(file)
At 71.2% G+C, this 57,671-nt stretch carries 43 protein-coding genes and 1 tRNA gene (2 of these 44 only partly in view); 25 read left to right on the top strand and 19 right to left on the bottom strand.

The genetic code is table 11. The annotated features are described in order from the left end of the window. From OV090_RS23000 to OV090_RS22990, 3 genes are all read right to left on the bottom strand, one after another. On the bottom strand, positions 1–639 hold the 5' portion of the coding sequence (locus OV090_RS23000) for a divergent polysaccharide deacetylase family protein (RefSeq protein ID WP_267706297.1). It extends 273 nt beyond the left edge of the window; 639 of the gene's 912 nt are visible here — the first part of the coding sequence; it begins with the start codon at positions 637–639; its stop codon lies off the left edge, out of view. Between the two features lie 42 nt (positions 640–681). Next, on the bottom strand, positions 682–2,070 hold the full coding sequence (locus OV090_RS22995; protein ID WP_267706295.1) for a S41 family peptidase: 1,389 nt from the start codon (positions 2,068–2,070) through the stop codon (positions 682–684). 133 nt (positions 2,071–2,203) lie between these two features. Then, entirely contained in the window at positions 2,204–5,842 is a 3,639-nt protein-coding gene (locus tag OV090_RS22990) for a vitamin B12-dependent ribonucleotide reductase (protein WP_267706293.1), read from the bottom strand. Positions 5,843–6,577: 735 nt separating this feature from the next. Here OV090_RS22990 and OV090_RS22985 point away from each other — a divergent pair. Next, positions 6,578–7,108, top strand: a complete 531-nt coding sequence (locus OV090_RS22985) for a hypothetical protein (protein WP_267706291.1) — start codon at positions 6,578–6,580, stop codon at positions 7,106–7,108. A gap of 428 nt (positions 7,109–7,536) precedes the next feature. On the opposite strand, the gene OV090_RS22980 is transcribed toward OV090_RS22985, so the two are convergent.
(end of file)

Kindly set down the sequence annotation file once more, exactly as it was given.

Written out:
At 71.2% G+C, this 57,671-nt stretch carries 43 protein-coding genes and 1 tRNA gene (2 of these 44 only partly in view); 25 read left to right on the top strand and 19 right to left on the bottom strand.

The genetic code is table 11. The annotated features are described in order from the left end of the window. From OV090_RS23000 to OV090_RS22990, 3 genes are all read right to left on the bottom strand, one after another. On the bottom strand, positions 1–639 hold the 5' portion of the coding sequence (locus OV090_RS23000) for a divergent polysaccharide deacetylase family protein (RefSeq protein ID WP_267706297.1). It extends 273 nt beyond the left edge of the window; 639 of the gene's 912 nt are visible here — the first part of the coding sequence; it begins with the start codon at positions 637–639; its stop codon lies off the left edge, out of view. Between the two features lie 42 nt (positions 640–681). Next, on the bottom strand, positions 682–2,070 hold the full coding sequence (locus OV090_RS22995; protein ID WP_267706295.1) for a S41 family peptidase: 1,389 nt from the start codon (positions 2,068–2,070) through the stop codon (positions 682–684). 133 nt (positions 2,071–2,203) lie between these two features. Then, entirely contained in the window at positions 2,204–5,842 is a 3,639-nt protein-coding gene (locus tag OV090_RS22990) for a vitamin B12-dependent ribonucleotide reductase (protein WP_267706293.1), read from the bottom strand. Positions 5,843–6,577: 735 nt separating this feature from the next. Here OV090_RS22990 and OV090_RS22985 point away from each other — a divergent pair. Next, positions 6,578–7,108, top strand: a complete 531-nt coding sequence (locus OV090_RS22985) for a hypothetical protein (protein WP_267706291.1) — start codon at positions 6,578–6,580, stop codon at positions 7,106–7,108. A gap of 428 nt (positions 7,109–7,536) precedes the next feature. On the opposite strand, the gene OV090_RS22980 is transcribed toward OV090_RS22985, so the two are convergent.